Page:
In Small Places

Part of the Global Perspectives on War and Peace Collection.

0:00Copy video clip URL Chuck Olin introduces his piece on human rights abuses in Guatemala. “When it comes to human rights around the world, the odds have always favored the abusers. They have the political power, they have the money, they have the land, and, as we saw in Beijing, they have the tanks. And yet despite those odds, there seems to be something in the world, something about the human rights movement, that’s persistent, powerful, and growing. The human rights movement worldwide is made up of the thousands of stories, in countless small places, involving individuals fighting to get their rights back. Guatemala has one of the worst human rights records in the world, and the worst in this hemisphere.  With 100,000 people killed and 40,000 disappeared in the last decade alone. We’ve been following one story, about the struggle for human rights, in the highlands of Guatemala.”

0:47Copy video clip URL In Small Places. April, 1989. Over shots of rural farm life, a debate plays out between General Ortega, speaking for the Guatemalan government, and Amilcar Mendez, speaking on behalf of those suffering political repression. This segment focuses on the issue of men around the countryside being forced to join “voluntary” civil patrols under the threat of death.

2:22Copy video clip URL Mendez, who runs a human rights complaints office in Santa Cruz, explains that peasants have been traveling for up to two days to come to his office, often borrowing money or selling corn or chickens to pay their way. We see Mendez writing down the stories of the men who have come to see him. General Ortega claims that the men who associate with Mendez are a small group of people who are uneducated or have little understanding of the democratic system of government. He says that these men are an unfortunate byproduct of a democratic society that allows free speech. Meanwhile, Mendez hands out copies of the Guatemalan constitution, which explicitly states that citizens cannot be compelled to form civil defense patrols against their will.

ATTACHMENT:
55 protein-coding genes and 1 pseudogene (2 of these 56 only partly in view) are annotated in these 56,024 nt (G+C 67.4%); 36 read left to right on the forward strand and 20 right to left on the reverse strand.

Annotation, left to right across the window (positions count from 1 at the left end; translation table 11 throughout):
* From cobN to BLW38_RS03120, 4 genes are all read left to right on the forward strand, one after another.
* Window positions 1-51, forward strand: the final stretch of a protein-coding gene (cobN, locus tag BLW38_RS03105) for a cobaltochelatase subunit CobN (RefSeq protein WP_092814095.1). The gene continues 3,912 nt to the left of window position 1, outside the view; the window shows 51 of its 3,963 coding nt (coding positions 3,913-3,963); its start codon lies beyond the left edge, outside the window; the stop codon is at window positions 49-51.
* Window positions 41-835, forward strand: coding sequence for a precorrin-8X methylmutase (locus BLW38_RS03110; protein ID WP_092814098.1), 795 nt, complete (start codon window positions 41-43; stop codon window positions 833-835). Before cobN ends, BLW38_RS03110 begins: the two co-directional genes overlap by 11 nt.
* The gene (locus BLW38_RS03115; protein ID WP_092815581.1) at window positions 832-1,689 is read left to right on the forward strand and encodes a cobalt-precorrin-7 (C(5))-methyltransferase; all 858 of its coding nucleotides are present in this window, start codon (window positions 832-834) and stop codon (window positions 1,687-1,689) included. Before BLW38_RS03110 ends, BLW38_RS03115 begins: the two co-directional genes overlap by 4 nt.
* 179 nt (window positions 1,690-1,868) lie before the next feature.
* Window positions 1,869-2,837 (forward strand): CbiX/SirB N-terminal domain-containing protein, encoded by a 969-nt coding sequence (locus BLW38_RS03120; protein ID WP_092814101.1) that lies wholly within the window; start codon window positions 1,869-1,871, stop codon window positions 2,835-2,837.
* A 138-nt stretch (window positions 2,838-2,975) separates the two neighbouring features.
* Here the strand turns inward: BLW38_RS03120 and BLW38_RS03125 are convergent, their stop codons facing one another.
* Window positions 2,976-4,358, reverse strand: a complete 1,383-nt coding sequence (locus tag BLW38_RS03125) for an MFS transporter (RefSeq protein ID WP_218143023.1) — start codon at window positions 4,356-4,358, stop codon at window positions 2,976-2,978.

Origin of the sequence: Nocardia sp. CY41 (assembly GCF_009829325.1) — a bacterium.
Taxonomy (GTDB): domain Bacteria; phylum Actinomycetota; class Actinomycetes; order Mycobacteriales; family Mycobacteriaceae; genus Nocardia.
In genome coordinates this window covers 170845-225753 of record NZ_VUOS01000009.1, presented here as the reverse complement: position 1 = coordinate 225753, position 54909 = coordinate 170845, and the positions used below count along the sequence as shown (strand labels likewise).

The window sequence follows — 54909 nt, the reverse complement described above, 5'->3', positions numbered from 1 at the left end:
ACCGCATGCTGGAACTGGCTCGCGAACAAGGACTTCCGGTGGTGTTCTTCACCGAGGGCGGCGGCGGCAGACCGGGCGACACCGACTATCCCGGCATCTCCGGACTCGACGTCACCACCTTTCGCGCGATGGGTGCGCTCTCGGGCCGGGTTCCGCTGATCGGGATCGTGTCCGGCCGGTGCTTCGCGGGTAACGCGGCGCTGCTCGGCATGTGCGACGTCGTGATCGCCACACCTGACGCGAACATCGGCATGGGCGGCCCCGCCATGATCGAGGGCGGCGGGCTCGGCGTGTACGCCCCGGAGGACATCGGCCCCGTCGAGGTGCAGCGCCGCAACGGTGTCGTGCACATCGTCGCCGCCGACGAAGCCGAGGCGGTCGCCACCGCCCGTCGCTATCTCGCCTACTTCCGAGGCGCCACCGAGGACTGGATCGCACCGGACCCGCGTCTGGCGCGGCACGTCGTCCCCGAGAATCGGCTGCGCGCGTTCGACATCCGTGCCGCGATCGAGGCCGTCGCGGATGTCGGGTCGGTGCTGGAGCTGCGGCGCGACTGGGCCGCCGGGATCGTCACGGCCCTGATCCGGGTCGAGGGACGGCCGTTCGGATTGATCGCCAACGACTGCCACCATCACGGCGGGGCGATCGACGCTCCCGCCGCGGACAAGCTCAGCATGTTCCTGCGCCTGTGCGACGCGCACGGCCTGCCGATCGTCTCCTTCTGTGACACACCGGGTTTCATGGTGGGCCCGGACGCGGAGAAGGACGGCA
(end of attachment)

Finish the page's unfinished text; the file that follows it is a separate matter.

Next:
4:12Copy video clip URL Mendez: “We are still living in a militarized society, which has terrible repercussions for the members of our organization.” Various people tell of men who have been disappeared.

5:46Copy video clip URL Mendez: “We have hope. And that, we cannot lose. We have it despite the restrictions, despite the fact that each day the barricades of terror are stronger in Guatemala. And despite the fact that each day, the political spaces are closing. We have to fight, because we don’t have that space. We must risk ourselves, we must sacrifice, for a better Guatemala.”



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